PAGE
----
Asia's largest low-cost carrier (LCC)AirAsia may be among the first global players to investin India with the government allowing foreign airlines to invest in Indian carriers. It is learnt that instead of investing in an existing carrier, the Malaysian LCC is looking at the possibility of a start-up with a strong Indian partner.
AirAsia chief Tony Fernandes said in an email to TOI: "We will make statements in due course." Last Friday, after Cabinet's decision to allow foreign airlines to have up to 49% stake in an Indian carrier, Fernandes had tweeted: "Fantastic news that India has opened up investment to foreign airlines... Great that Indian government has put people first. Will we be in India. Well, let's see."
AirAsia currently flies between Kuala Lumpur and five Indian cities — Kochi, Trichy, Chennai, Kolkata and Bangalore. Additionally it also connects Bangkok with Chennai and Kolkata. The LCC had pulled out of Delhi and Mumbai in March due to high airport charges. The Malaysian LCC already has subsidiaries in Thailand, Indonesia, Philippines and Japan. One of its other subsidiaries, AirAsia X, is possibly the only long-haul LCC in the world.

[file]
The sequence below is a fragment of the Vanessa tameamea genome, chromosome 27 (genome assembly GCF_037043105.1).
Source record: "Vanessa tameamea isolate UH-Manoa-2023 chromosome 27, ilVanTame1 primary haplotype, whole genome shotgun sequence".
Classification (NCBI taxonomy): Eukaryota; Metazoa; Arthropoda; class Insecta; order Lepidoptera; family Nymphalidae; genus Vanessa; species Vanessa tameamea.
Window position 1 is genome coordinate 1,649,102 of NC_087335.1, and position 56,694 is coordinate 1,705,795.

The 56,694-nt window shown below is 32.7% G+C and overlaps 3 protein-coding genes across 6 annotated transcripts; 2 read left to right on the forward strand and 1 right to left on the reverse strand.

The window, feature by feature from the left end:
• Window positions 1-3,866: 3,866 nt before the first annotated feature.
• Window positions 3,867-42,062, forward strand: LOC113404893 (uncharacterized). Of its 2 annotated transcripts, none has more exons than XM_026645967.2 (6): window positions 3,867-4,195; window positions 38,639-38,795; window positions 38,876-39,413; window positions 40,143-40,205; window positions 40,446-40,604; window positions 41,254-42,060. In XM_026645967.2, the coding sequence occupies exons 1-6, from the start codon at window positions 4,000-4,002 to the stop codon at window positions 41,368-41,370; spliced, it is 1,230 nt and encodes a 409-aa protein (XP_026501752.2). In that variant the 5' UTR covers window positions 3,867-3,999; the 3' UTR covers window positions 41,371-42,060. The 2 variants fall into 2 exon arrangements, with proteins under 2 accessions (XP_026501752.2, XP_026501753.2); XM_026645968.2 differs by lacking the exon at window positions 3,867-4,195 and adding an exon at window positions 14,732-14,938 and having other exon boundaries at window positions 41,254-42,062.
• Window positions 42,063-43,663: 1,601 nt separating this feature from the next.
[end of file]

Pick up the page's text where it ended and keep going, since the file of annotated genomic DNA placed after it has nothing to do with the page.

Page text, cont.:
India-registered carriers at present can fly abroad only after completing five years of service and if they have a fleet of over 20 aircraft. So under current rules, a startup launched by a foreign airline will use its domestic flights to act as feeder for flights to their main hub and then offer connectivity to the rest of the world. But the aviation ministry is reviewing the 20-aircraft, five-year rule as no country applies such stringent conditions on its airlines . If that change happens, a new India-registered carrier could also be allowed to fly abroad much faster.